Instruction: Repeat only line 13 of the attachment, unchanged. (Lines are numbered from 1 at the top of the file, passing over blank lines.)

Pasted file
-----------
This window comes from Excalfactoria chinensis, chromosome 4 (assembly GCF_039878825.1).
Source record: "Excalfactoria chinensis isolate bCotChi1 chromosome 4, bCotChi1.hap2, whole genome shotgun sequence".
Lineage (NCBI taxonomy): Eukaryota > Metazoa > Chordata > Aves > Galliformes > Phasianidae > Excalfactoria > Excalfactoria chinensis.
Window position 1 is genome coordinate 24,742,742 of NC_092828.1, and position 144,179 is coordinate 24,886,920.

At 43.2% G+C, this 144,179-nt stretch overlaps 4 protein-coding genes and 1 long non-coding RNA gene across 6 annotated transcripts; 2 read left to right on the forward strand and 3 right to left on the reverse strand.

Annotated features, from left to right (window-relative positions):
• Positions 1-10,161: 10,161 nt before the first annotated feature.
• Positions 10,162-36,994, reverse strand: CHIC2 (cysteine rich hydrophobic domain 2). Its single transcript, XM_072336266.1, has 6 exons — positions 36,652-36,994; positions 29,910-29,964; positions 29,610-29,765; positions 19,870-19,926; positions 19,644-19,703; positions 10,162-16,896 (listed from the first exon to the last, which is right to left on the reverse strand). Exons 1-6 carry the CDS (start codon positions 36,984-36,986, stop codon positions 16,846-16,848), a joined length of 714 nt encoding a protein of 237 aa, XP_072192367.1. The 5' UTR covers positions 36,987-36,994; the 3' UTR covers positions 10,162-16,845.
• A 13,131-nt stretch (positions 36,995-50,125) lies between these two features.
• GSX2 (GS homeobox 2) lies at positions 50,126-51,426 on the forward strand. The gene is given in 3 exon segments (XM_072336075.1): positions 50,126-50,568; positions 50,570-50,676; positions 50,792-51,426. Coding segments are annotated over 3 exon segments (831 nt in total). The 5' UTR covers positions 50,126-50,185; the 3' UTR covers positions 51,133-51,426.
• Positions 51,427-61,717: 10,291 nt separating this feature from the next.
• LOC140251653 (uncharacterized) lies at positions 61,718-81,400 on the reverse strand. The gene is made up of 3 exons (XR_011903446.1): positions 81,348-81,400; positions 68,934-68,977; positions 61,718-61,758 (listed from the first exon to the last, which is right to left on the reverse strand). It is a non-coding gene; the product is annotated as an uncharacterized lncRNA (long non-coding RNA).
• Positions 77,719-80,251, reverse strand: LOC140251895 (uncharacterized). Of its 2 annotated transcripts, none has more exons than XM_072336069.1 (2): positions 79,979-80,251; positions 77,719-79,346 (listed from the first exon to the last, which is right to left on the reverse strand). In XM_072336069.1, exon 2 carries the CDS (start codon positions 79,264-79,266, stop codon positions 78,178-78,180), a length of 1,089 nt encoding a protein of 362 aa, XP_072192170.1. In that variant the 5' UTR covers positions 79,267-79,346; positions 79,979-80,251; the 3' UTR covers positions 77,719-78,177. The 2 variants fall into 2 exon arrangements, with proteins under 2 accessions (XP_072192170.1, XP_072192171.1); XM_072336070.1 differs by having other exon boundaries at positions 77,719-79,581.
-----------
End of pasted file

• Positions 77,719-80,251, reverse strand: LOC140251895 (uncharacterized). Of its 2 annotated transcripts, none has more exons than XM_072336069.1 (2): positions 79,979-80,251; positions 77,719-79,346 (listed from the first exon to the last, which is right to left on the reverse strand). In XM_072336069.1, exon 2 carries the CDS (start codon positions 79,264-79,266, stop codon positions 78,178-78,180), a length of 1,089 nt encoding a protein of 362 aa, XP_072192170.1. In that variant the 5' UTR covers positions 79,267-79,346; positions 79,979-80,251; the 3' UTR covers positions 77,719-78,177. The 2 variants fall into 2 exon arrangements, with proteins under 2 accessions (XP_072192170.1, XP_072192171.1); XM_072336070.1 differs by having other exon boundaries at positions 77,719-79,581.